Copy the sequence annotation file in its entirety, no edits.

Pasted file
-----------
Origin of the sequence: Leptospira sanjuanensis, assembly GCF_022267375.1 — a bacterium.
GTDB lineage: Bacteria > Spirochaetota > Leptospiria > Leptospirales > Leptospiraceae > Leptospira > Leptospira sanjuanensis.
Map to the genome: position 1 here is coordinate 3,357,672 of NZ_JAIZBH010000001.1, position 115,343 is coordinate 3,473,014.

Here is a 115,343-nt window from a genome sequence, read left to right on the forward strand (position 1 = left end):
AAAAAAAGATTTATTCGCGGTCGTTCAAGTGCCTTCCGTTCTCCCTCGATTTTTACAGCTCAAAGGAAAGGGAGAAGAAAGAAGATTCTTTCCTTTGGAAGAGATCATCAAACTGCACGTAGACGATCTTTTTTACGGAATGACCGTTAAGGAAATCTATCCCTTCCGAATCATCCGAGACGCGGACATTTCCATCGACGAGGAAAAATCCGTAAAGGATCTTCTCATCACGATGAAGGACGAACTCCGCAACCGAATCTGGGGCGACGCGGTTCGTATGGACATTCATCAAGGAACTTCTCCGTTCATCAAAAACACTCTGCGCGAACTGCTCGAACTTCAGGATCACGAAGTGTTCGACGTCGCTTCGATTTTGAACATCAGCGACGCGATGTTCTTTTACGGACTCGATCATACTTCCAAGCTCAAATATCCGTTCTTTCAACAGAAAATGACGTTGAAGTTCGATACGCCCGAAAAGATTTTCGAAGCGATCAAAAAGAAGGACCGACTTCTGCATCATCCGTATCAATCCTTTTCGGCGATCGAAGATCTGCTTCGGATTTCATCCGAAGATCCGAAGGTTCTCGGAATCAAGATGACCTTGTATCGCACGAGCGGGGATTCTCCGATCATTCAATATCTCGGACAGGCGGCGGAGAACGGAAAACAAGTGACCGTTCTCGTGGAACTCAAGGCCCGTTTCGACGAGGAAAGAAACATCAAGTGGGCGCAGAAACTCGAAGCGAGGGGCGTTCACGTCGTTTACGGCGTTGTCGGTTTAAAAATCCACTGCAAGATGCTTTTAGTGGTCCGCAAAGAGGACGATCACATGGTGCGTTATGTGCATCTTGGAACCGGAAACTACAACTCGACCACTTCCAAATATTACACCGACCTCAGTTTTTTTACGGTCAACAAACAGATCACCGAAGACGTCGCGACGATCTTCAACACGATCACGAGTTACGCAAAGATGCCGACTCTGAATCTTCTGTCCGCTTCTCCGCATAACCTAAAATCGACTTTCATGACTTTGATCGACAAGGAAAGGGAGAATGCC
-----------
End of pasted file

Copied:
Origin of the sequence: Leptospira sanjuanensis, assembly GCF_022267375.1 — a bacterium.
GTDB lineage: Bacteria > Spirochaetota > Leptospiria > Leptospirales > Leptospiraceae > Leptospira > Leptospira sanjuanensis.
Map to the genome: position 1 here is coordinate 3,357,672 of NZ_JAIZBH010000001.1, position 115,343 is coordinate 3,473,014.

Here is a 115,343-nt window from a genome sequence, read left to right on the forward strand (position 1 = left end):
AAAAAAAGATTTATTCGCGGTCGTTCAAGTGCCTTCCGTTCTCCCTCGATTTTTACAGCTCAAAGGAAAGGGAGAAGAAAGAAGATTCTTTCCTTTGGAAGAGATCATCAAACTGCACGTAGACGATCTTTTTTACGGAATGACCGTTAAGGAAATCTATCCCTTCCGAATCATCCGAGACGCGGACATTTCCATCGACGAGGAAAAATCCGTAAAGGATCTTCTCATCACGATGAAGGACGAACTCCGCAACCGAATCTGGGGCGACGCGGTTCGTATGGACATTCATCAAGGAACTTCTCCGTTCATCAAAAACACTCTGCGCGAACTGCTCGAACTTCAGGATCACGAAGTGTTCGACGTCGCTTCGATTTTGAACATCAGCGACGCGATGTTCTTTTACGGACTCGATCATACTTCCAAGCTCAAATATCCGTTCTTTCAACAGAAAATGACGTTGAAGTTCGATACGCCCGAAAAGATTTTCGAAGCGATCAAAAAGAAGGACCGACTTCTGCATCATCCGTATCAATCCTTTTCGGCGATCGAAGATCTGCTTCGGATTTCATCCGAAGATCCGAAGGTTCTCGGAATCAAGATGACCTTGTATCGCACGAGCGGGGATTCTCCGATCATTCAATATCTCGGACAGGCGGCGGAGAACGGAAAACAAGTGACCGTTCTCGTGGAACTCAAGGCCCGTTTCGACGAGGAAAGAAACATCAAGTGGGCGCAGAAACTCGAAGCGAGGGGCGTTCACGTCGTTTACGGCGTTGTCGGTTTAAAAATCCACTGCAAGATGCTTTTAGTGGTCCGCAAAGAGGACGATCACATGGTGCGTTATGTGCATCTTGGAACCGGAAACTACAACTCGACCACTTCCAAATATTACACCGACCTCAGTTTTTTTACGGTCAACAAACAGATCACCGAAGACGTCGCGACGATCTTCAACACGATCACGAGTTACGCAAAGATGCCGACTCTGAATCTTCTGTCCGCTTCTCCGCATAACCTAAAATCGACTTTCATGACTTTGATCGACAAGGAAAGGGAGAATGCC